FRIDAY, June 30, 2006 (HealthDay News) -- People with type 2 diabetes can expect to suffer from fatal and non-fatal heart attacks, strokes and other cardiovascular events about 15 years earlier than non-diabetics, a new study shows.
"The rates are consistently higher," said lead researcher Dr. Gillian Booth, an adjunct scientist at the Institute of Clinical Evaluative Sciences in Toronto, Canada.
Her team published its findings in the July 1 issue of The Lancet.
It's long been known that type 2 diabetes increases the risk for cardiovascular disease. In the study, Booth's team studied the hospital and death records of nearly 9.5 million Canadians -- 379,000 of them with diabetes. They hoped to determine how fast diabetes accelerates an individual's progression to higher levels of risk for cardiovascular disease.
The study found that men with type 2 diabetes entered the cardiovascular "moderate-risk" category at an average age of just under 39 years; for non-diabetic men, that transition didn't typically occur until more than 15 years later, at about age 55. Diabetic men entered the "high-risk" category at just over 49 years of age, compared to 62 years for men without diabetes, the researchers found.
The numbers for women were similar. Women with type 2 diabetes were classified as being at moderate risk for heart disease at an average age of 46, compared to 62 years for non-diabetic women. And women with type 2 diabetes entered the high-risk category at 56 years, compared to just under 69 years of age for women without diabetes.
Perhaps the most striking numbers in the report involved life expectancy. People with type 2 diabetes who were also classified as being at moderate or high risk for cardiovascular disease died an average of about 18 years earlier than non-diabetics, the researchers found.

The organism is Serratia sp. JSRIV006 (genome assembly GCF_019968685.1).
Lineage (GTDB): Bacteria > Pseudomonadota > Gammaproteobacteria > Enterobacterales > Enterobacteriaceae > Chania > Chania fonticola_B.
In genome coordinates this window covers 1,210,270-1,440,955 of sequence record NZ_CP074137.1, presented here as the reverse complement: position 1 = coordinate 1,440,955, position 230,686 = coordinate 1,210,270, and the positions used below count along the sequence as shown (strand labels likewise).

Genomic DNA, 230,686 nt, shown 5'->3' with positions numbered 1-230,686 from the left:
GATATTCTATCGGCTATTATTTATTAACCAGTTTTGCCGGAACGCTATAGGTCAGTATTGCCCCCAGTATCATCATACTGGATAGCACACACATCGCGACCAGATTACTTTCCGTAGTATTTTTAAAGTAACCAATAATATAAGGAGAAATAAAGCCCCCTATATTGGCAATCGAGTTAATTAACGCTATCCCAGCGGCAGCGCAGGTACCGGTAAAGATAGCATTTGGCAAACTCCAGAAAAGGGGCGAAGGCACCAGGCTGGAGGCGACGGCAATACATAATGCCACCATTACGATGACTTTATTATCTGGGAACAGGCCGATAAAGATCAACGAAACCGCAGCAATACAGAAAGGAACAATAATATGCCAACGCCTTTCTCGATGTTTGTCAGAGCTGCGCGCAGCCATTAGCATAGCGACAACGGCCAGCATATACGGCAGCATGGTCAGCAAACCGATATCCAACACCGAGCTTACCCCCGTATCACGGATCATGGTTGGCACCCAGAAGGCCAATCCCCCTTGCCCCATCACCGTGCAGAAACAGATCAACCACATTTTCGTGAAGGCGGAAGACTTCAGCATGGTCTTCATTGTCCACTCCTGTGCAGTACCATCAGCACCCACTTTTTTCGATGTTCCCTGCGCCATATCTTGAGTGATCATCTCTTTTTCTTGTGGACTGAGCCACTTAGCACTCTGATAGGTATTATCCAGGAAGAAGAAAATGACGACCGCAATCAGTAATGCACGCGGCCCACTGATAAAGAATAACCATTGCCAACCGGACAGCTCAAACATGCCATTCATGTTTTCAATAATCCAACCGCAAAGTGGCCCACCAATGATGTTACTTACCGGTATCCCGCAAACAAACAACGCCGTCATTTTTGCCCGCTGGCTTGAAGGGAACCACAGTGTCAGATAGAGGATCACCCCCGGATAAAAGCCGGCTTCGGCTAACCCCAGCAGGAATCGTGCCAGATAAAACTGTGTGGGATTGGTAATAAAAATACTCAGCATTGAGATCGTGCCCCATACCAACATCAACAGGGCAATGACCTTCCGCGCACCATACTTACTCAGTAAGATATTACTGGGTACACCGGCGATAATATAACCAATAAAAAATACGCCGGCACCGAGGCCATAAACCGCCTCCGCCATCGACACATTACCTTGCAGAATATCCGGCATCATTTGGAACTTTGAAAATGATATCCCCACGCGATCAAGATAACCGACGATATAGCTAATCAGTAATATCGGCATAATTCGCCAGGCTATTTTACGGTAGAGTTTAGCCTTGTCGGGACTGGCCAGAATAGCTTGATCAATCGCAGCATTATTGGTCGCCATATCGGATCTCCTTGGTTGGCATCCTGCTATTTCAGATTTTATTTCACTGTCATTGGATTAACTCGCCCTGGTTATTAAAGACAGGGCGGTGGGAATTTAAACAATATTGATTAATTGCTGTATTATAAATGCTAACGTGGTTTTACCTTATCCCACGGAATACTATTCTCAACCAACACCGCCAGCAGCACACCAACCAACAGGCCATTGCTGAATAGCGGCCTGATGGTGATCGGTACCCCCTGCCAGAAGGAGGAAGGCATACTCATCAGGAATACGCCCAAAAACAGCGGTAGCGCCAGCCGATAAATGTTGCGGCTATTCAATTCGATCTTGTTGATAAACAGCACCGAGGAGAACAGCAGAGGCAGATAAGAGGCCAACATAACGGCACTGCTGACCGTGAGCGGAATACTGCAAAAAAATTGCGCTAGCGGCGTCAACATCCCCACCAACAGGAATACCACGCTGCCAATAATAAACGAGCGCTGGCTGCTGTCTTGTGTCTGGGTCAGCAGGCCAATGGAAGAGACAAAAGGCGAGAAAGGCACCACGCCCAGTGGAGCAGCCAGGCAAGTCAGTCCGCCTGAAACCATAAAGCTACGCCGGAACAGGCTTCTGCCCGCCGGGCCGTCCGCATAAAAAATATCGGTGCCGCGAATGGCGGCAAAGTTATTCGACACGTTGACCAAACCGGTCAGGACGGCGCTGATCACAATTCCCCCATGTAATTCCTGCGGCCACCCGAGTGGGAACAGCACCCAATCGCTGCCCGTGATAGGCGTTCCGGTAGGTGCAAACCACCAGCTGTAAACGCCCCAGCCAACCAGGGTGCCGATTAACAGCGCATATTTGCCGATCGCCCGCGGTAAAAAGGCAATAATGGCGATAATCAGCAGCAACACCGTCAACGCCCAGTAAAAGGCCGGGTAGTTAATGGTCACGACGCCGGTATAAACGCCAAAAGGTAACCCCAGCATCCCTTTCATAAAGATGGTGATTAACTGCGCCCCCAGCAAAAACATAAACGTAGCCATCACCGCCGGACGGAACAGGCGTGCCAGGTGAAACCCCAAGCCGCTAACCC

"This report is a call to action to physicians to be aggressive in identifying patients and helping them by telling them to be more physically active and watch their weight," said Dr. V.S. Srinivas, an interventional cardiologist at Montefiore Medical Center in New York City.
The report "underscores the importance of identifying diabetics early on," he said. Srinivas believes physicians should be on the alert for persons at high risk of developing type 2 diabetes and intervene early.
The study indicates that intervention at an early age is a good strategy, Booth added.
"Under 40, people with diabetes seem to have a low-to-moderate absolute risk of cardiovascular disease," she said. "So at that age, it makes sense to individualize treatment."
Srinivas said efforts at prevention could well start even earlier, with educational programs for children on the risks of diabetes.
The study covered only type 2 diabetes -- the kind that generally begins in the adult years, often due to being overweight and lack of exercise, Booth noted. An estimated 16 million to 18 million Americans have type 2 diabetes, triple the number 30 years ago, due in large part to the upsurge in obesity. People who are obese -- defined as a body mass index (BMI) of 30 or greater -- have a five-fold greater risk of type 2 diabetes than those with a normal BMI of 25 or less, according to the National Institutes of Health.
In type 2 diabetes, either the body does not produce enough insulin or the cells ignore the insulin, a hormone that converts blood sugar to energy for cells.
The study did not look at the effects of type 1 diabetes, an autoimmune disease in which the insulin-producing beta cells of the pancreas are destroyed. "We need to do work about that," Booth said.
Find out much more about diabetes at the American Diabetes Association.